Atlas Animalia

I’ll be among the first to admit they’re something of a purist when it comes to their games. When I play Warmachine, I like to play pure faction, sans mercenaries. When I played VS System, my favourite decks were single team (with one or two notable exceptions). When it comes to RPGs, I like to lean on official resources. Part of it is simply acknowledging that if anyone ever let me come up with my own rules for things, they’d likely be imbalanced as heck. When I started DM’ing D&D again, after over 20 years of, well, not, I picked up the PH, the DMG, the MM, so on and so forth, but when I found Metal Weave’s Baby Bestiaries on Kickstarter I couldn’t resist backing them. Two absolutely stunning hardcover volumes written as guides to raising infant versions of all sorts of stereotypical fantasy gribblies. We alway see grown Owlbears, what about the cubs? Nascent shambling mounds? Diminutive Umber Hulks, not yet grown into their carapaces? The idea fascinated me, and I was thrilled to add the books to my library. Likewise, when they announced Atlas Animalia, it was a no-brainer for me to click the link.

Metal Weave’s books – at least, the ones I own – are supplements to help breathe life into your fantasy campaigns. The Baby Bestiaries asked where all the baby monsters were, and provided all sorts of information on the care and feeding of Hydra Snakelets, freshly hatched Dragon Turtles, and more, giving you a wonderful resource for that druid in the party that’s super keen to raise their own pet Bulette, or the ranger that really wants to establish ties with a local Harpy nest. With Atlas Animalia they take it another step further.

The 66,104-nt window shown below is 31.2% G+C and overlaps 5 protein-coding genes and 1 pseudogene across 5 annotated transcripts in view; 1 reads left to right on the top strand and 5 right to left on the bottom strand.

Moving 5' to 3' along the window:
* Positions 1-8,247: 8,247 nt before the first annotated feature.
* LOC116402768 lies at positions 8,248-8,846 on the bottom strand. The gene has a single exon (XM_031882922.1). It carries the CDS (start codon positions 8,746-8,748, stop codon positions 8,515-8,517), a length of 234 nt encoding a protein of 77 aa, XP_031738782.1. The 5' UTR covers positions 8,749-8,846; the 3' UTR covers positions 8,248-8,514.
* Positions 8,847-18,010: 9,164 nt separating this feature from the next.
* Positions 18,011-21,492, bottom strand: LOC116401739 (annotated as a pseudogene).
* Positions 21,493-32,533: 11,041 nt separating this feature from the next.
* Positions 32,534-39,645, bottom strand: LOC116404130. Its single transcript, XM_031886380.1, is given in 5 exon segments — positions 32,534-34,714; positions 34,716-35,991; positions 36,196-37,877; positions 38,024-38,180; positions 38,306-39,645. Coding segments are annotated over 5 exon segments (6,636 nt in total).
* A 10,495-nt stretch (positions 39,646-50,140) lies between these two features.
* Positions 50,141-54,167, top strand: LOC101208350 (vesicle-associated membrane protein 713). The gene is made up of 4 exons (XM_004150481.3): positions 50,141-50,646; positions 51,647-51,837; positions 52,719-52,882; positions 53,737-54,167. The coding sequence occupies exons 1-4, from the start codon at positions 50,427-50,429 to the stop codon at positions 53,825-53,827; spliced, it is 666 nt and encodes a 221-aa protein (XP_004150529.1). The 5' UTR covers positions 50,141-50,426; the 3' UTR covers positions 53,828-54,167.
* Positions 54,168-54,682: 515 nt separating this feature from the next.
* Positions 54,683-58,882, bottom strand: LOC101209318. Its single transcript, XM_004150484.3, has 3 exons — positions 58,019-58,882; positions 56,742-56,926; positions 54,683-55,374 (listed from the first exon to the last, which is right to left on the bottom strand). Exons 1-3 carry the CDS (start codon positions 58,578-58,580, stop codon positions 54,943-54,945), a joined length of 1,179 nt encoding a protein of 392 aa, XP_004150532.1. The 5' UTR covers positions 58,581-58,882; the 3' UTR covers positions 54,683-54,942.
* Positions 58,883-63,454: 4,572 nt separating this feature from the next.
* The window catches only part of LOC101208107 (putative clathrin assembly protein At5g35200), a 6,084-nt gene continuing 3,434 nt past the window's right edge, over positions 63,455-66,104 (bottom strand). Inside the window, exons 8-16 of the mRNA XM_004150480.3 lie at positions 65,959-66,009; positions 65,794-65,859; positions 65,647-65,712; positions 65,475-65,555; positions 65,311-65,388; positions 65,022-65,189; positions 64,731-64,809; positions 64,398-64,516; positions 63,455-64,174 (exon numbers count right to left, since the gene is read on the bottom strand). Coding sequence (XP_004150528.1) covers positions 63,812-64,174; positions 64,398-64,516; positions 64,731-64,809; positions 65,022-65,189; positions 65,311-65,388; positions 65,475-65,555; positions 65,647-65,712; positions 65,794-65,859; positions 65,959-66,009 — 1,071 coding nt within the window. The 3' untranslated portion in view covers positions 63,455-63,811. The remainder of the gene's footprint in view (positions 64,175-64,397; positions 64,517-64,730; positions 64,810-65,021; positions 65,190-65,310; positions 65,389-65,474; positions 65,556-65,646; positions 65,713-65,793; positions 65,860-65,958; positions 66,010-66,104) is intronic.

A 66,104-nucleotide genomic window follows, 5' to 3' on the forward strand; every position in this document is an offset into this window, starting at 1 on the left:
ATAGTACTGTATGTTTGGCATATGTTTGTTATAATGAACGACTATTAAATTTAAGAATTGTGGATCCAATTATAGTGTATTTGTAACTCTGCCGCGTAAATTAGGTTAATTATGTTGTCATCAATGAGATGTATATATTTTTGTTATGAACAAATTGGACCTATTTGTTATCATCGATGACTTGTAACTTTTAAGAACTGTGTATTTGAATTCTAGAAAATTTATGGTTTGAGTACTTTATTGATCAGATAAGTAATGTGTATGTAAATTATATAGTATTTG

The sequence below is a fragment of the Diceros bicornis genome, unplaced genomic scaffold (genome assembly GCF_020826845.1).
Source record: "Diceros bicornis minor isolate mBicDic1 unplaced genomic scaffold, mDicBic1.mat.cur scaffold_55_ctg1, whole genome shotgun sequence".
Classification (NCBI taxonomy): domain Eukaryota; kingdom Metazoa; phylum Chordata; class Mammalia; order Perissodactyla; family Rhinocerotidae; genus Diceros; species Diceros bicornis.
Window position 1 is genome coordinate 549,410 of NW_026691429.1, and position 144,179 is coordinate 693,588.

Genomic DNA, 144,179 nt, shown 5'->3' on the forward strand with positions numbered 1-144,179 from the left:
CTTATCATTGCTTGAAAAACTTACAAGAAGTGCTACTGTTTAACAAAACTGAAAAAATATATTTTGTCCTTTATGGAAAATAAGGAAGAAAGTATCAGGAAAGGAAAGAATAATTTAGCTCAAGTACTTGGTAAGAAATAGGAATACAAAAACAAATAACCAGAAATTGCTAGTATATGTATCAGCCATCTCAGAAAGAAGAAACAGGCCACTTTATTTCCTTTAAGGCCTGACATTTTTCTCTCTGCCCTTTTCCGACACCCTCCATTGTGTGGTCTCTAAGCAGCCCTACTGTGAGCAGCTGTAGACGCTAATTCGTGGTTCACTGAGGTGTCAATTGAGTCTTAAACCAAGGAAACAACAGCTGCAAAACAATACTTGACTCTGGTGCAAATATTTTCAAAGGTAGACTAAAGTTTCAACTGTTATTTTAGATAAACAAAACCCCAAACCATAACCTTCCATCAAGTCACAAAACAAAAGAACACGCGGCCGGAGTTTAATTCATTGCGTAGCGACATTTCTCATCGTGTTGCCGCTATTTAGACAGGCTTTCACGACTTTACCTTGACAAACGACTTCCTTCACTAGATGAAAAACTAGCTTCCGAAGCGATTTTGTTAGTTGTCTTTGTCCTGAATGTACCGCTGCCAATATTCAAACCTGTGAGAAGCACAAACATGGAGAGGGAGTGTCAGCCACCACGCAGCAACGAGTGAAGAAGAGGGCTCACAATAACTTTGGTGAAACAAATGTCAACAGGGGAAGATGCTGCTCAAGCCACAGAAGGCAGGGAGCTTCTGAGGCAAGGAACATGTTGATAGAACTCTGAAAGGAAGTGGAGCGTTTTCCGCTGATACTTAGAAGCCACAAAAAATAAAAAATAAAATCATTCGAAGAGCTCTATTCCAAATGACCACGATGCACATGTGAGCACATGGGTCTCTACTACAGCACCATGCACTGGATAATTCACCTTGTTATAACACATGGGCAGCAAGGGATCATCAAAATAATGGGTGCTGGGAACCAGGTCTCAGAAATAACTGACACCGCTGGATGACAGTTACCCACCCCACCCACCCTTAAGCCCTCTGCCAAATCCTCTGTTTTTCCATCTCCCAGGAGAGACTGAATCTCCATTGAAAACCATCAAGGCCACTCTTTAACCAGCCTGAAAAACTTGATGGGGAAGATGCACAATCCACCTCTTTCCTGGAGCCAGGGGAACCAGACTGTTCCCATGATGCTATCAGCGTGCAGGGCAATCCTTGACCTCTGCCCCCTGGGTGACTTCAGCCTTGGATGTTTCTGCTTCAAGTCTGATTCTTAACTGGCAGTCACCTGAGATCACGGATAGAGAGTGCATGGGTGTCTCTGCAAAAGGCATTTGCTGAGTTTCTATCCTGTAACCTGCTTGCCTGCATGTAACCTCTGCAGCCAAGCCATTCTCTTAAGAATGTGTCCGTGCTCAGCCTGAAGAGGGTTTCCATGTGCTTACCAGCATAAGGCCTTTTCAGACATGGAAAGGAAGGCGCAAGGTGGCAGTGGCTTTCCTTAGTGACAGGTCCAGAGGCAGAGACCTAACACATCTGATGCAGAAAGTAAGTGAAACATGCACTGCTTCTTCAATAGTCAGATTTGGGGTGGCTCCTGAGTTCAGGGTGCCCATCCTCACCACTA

Everyone with a grounding in fantasy RPGs knows about Owlbears, but what if your game is set in a polar climate? How about an Asiatic setting? Atlas Animalia introduces owlbear variants tapping into Great Horned Owls, Sun Bears, Pandas and Polar Bear. Our own natural world has astounding subspecies of animals, why shouldn’t your fantasy setting?

With a narrative written from the perspective of a beastmaster, Atlas Animalia leads you through an array of climes and biomes with an eye to helping you enrich the atmosphere of your setting. If your party is adventuring through a tropical Meso-American style environment (hello, Hidden Shrine of Tamoachan), wouldn’t it be interesting to have them come across a tribe of Axlotl lizardmen, or any other number of gribblies that ring familiar to veterans, but fit better with the setting?

As an example, behold yon Cockatrice. Traditionally depicted as a death chicken with a stony gaze, Atlas Animalia covers many of the basics of Cockatricia (Yeah, I’m just making up words now) as one would expect in a reference guide to the a species, and then it broadens your horizons…

Atlas Animalia introduces us to the Coiffed Cockatrice, the Shoebill Cockatrice, the Peacockatrice, and the Aquatic Cockatrice. Yes, notes on a death penguin with a deadly gaze that can turn you into an ice sculpture. I’ve saved you the horror of its evil penguinny visage so as not to terrorize you. Google Fairy Penguins instead, and feel that all is right in the world. For realsies, go do it.

One of the most rewarding aspects of DM’ing is bringing a world to life for your players, and weaving the story of their characters into a shared narrative. As much as campaign books can give you the framework of a story, so much rests on the shoulders of the DM in terms of breathing a semblance of fantastic reality into a world that, otherwise, is just words on paper. Metal Weave’s Baby Bestiaries and Atlas Animalia can work with quite literally any setting, and are a highly recommended resources.

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